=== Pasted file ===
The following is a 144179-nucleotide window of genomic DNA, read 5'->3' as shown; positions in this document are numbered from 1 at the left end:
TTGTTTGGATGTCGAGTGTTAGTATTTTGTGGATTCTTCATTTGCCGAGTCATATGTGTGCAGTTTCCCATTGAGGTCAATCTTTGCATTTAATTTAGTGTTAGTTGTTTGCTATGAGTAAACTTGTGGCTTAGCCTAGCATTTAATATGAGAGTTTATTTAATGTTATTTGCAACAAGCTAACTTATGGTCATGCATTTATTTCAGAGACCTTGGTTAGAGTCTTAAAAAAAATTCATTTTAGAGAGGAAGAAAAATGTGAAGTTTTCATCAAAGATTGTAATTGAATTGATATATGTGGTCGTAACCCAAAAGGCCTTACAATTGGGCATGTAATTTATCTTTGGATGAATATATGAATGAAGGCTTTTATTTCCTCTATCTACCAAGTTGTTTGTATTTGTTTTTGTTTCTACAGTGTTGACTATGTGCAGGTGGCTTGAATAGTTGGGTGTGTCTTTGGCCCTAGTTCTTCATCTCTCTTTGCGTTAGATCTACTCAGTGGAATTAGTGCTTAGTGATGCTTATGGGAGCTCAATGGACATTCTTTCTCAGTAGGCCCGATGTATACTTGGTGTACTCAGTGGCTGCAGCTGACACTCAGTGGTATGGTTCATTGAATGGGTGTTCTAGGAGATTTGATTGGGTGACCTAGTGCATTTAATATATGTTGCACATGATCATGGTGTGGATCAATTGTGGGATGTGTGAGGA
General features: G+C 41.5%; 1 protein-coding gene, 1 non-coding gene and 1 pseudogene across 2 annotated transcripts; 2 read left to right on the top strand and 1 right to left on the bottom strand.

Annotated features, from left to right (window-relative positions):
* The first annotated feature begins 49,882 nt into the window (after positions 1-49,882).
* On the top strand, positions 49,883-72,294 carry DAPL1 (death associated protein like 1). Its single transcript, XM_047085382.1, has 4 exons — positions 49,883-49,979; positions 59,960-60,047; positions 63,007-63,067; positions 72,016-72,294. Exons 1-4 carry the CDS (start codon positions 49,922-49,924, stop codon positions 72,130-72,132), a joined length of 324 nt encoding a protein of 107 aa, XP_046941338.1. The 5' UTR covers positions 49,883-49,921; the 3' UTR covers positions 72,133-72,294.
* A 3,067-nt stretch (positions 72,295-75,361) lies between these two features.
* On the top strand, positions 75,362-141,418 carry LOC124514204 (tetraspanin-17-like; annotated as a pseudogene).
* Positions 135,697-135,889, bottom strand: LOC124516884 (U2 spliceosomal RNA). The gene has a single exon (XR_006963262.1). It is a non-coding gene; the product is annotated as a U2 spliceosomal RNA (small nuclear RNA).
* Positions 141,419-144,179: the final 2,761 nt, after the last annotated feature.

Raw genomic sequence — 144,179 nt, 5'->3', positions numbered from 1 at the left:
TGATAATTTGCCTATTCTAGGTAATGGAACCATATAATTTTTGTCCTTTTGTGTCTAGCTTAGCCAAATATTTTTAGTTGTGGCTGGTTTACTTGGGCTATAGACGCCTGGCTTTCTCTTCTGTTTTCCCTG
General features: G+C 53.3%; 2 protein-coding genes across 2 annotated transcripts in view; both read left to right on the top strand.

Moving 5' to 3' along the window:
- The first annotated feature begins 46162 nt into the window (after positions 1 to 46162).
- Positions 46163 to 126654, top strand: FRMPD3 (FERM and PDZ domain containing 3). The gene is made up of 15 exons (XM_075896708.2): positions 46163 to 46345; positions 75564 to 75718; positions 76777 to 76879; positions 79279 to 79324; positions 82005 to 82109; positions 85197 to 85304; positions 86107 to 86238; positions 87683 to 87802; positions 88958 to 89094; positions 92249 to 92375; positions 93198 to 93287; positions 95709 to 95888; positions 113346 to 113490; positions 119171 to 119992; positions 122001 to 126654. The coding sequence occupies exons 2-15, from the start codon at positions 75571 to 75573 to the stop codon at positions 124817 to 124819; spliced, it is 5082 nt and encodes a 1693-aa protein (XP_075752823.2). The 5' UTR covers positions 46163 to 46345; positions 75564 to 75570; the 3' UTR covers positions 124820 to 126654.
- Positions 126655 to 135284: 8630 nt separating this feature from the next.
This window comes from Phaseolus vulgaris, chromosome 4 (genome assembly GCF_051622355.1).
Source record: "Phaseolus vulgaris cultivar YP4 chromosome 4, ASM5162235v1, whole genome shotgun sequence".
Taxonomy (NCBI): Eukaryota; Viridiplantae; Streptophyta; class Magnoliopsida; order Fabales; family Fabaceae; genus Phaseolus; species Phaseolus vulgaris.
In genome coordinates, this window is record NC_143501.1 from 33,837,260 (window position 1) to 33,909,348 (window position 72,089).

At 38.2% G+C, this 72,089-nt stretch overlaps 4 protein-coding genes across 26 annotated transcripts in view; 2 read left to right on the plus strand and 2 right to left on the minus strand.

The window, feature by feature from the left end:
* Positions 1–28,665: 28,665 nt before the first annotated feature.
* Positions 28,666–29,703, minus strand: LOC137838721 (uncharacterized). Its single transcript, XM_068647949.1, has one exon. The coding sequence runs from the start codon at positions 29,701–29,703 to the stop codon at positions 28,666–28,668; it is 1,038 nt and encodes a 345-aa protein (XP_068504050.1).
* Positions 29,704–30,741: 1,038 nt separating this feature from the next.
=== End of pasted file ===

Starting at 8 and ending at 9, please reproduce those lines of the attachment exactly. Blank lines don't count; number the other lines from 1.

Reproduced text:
* On the top strand, positions 75,362-141,418 carry LOC124514204 (tetraspanin-17-like; annotated as a pseudogene).
* Positions 135,697-135,889, bottom strand: LOC124516884 (U2 spliceosomal RNA). The gene has a single exon (XR_006963262.1). It is a non-coding gene; the product is annotated as a U2 spliceosomal RNA (small nuclear RNA).